Makinti Napanangka

Makinti Napanangka

DOB: c.1930 - 2011
Born: Lake MacDonald, WA

Makinti Napanangka was a senior Pintupi woman, born in the area of Karrkurritinyja (Lake Macdonald) around 1930. Her first contact with Europeans was with men travelling on camels near Lupul. She walked in with her family to Haasts Bluff before the Papunya Community was established and now resides at the Kintore Community.

Makinti was introduced to acrylic painting in 1995 as a member of the Haasts Bluff-Kintore painting project which was conducted at Kintore. She commenced painting for the Papunya Tula Artists in 1996, and quickly developed her own style: Makinti's art is characterised by a more spontaneous approach in illustrating the traditional iconography than that done by previous artists painting at Papunya.

Makinti and her husband, Nyukiti Tjupurrula Makinti, often painted designs associated with travels of Kungka Kutjarra (Two Women). The patterning that feature in her paintings represent the swirling hair-string skirts worn by the Two Women during ceremonies when they reaffirm these mythological stories through dance and song, evident in the flowing rhythms of the lines.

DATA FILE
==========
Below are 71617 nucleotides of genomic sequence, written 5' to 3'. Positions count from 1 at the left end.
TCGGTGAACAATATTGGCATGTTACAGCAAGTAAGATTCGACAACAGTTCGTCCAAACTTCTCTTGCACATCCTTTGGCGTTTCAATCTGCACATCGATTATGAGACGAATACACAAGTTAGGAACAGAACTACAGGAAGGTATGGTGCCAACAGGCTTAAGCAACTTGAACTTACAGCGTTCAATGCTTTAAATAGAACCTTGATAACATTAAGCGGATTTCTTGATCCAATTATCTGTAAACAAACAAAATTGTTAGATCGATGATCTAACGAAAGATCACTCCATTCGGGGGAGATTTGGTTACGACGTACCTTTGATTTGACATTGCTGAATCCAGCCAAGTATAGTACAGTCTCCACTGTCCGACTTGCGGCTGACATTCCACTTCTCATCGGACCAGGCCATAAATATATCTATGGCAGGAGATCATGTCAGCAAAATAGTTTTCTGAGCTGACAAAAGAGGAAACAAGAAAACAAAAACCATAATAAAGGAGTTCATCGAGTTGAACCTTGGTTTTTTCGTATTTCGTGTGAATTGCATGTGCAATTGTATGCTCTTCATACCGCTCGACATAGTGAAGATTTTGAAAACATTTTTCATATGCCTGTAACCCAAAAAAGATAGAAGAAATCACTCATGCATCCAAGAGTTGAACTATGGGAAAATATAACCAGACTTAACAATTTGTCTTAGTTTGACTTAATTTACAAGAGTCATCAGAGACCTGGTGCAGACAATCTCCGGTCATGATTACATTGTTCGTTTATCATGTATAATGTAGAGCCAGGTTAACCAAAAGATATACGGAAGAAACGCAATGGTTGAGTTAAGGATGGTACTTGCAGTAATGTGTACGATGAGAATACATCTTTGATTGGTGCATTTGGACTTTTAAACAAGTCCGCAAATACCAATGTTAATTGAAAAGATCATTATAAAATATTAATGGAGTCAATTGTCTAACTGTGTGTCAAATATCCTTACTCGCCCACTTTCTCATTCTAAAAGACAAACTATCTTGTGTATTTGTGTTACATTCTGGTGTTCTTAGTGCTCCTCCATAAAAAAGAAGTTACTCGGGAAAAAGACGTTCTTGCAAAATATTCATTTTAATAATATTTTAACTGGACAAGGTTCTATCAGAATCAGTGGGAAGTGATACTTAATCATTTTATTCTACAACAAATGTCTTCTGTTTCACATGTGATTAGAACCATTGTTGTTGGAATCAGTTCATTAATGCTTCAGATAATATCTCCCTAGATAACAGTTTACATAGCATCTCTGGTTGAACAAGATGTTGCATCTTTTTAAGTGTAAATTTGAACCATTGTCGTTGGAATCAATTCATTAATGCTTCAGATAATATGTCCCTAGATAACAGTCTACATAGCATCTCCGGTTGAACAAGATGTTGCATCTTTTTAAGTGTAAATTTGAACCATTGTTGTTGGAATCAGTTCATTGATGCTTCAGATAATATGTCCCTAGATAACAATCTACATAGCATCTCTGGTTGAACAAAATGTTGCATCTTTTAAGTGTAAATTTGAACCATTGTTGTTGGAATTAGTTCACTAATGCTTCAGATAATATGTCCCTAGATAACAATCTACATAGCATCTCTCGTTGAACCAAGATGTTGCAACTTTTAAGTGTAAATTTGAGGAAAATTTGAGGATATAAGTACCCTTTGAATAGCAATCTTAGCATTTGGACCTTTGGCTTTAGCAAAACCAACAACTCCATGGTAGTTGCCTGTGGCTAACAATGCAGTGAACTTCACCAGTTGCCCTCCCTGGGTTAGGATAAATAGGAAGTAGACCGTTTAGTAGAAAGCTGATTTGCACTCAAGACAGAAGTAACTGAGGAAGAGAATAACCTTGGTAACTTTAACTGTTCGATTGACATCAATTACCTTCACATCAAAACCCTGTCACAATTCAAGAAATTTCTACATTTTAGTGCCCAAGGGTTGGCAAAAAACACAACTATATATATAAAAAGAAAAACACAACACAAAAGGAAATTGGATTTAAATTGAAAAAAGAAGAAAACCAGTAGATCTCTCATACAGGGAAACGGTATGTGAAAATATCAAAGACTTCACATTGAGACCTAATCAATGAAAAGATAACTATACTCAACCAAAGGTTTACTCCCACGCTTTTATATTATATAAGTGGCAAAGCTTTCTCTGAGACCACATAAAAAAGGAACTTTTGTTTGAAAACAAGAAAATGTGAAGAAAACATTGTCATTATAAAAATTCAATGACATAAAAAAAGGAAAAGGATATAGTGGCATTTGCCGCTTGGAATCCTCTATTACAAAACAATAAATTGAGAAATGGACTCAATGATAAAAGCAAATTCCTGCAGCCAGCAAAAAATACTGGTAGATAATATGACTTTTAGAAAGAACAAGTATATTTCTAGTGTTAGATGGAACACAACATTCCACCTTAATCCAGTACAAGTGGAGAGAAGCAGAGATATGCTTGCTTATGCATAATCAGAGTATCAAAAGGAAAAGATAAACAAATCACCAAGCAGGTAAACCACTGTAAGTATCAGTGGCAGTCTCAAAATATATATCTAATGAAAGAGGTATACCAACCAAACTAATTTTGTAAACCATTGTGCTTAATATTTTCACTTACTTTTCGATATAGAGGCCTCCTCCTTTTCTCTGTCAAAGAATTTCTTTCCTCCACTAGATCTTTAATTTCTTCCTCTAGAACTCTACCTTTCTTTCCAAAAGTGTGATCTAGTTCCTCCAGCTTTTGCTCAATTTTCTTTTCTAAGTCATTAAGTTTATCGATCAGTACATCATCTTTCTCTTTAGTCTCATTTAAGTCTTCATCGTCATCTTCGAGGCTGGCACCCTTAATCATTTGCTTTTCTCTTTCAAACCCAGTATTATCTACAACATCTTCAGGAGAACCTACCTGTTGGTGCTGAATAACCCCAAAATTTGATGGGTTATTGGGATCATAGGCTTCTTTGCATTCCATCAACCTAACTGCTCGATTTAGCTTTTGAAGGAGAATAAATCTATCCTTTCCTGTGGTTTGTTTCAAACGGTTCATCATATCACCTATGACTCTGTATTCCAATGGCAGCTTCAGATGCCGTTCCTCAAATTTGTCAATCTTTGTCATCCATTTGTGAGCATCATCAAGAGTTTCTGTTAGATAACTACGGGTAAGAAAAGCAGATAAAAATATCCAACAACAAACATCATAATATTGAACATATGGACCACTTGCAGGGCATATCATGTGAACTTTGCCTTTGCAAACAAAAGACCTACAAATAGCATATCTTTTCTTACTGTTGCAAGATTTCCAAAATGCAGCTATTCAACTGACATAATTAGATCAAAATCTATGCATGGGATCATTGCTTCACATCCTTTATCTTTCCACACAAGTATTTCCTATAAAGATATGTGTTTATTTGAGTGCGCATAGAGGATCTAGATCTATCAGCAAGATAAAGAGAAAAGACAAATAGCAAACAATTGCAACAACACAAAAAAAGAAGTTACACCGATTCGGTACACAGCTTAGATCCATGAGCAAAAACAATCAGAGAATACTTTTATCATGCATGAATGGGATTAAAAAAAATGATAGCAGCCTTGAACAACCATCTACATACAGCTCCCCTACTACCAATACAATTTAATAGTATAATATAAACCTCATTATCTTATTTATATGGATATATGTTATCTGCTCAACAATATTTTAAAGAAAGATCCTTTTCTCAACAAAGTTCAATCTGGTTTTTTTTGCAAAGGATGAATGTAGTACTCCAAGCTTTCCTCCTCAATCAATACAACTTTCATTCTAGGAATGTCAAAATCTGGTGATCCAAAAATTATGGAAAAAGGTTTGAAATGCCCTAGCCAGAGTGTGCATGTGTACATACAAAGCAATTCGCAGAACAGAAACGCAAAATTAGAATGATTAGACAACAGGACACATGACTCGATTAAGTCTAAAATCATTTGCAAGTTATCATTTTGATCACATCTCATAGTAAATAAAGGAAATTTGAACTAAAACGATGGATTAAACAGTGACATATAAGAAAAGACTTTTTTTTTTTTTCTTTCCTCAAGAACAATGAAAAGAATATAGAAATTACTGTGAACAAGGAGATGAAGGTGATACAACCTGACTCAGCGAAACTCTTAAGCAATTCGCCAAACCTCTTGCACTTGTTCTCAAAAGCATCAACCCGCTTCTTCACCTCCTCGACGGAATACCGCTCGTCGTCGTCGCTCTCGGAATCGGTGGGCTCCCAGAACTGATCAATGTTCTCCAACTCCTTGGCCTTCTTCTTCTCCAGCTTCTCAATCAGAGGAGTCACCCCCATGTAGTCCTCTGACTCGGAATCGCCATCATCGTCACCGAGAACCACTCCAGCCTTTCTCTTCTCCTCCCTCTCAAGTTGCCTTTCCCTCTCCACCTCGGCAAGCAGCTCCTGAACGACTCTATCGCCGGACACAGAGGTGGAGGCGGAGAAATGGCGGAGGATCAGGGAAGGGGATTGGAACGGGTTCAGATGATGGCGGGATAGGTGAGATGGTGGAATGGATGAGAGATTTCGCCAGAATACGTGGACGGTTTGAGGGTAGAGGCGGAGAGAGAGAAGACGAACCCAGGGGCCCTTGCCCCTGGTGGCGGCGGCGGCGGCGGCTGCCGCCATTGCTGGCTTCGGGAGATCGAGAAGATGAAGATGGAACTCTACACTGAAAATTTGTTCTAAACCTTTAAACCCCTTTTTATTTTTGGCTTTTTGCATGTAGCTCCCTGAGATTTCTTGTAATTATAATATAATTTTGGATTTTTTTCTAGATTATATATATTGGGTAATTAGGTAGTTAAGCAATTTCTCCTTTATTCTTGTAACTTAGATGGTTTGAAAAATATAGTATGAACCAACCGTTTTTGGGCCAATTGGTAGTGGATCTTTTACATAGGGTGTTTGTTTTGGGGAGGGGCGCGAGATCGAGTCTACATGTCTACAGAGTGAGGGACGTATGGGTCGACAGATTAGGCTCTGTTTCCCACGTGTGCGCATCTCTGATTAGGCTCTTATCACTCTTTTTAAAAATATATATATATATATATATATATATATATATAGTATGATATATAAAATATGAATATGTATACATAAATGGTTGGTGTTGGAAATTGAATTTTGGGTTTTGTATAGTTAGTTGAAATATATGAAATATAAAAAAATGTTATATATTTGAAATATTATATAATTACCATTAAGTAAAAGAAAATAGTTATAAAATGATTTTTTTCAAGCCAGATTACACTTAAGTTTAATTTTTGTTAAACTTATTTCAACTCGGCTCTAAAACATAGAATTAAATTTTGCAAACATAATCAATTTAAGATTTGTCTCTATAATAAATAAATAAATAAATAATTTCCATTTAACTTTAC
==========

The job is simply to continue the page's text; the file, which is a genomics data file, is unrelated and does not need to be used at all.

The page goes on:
These skirts are woven by the women from human hair using a simple spindle made of two sticks, and are shown as a complex pattern of pale lines over an orange or ochre-coloured background then set off with contrasting colours, often mauve or bright yellow highlights. The works are cheerful and free flowing, intensified at times by the addition of a stray grey-blue line or a patch of crimson, red or purple.

Makinti was not concerned with neatness, or the painstaking 'dot by dot' approach of others. Her bands of lines form the sweeping arcs, creating patterns that twist and bend. She was very different even to her Pintupi contemporaries. The impact of her work is haptic, concerned with touching and sensing with fingers, rather than purely visual. The repetition of colour has a rhapsodic effect akin to many bodies in dance and reveals the inner or spiritual power, the essence, of Makinti's country and cultural identity. Makinti distilled body-painting designs to their quintessential forms, abundant and looping in rhythm and seeming to stretch beyond the frame.

Makinti Napanangka was one of the leading female artists of the Papunya Tula artists. Her work is highly sought after and is represented in major public and private collections. She was named as one of the 50 Most Collectable Australian artists in Australian Art Collector Issue 23, January - March 2003, Issue 27, January - March 2004 and again in Issue 31, January - March 2005. She has been described by Utopia Art's director as the Central Desert's "best painter since Emily (Kngwarreye), with no living match in her painterly freedom, and her fearless blend of naive and sophisticated elements".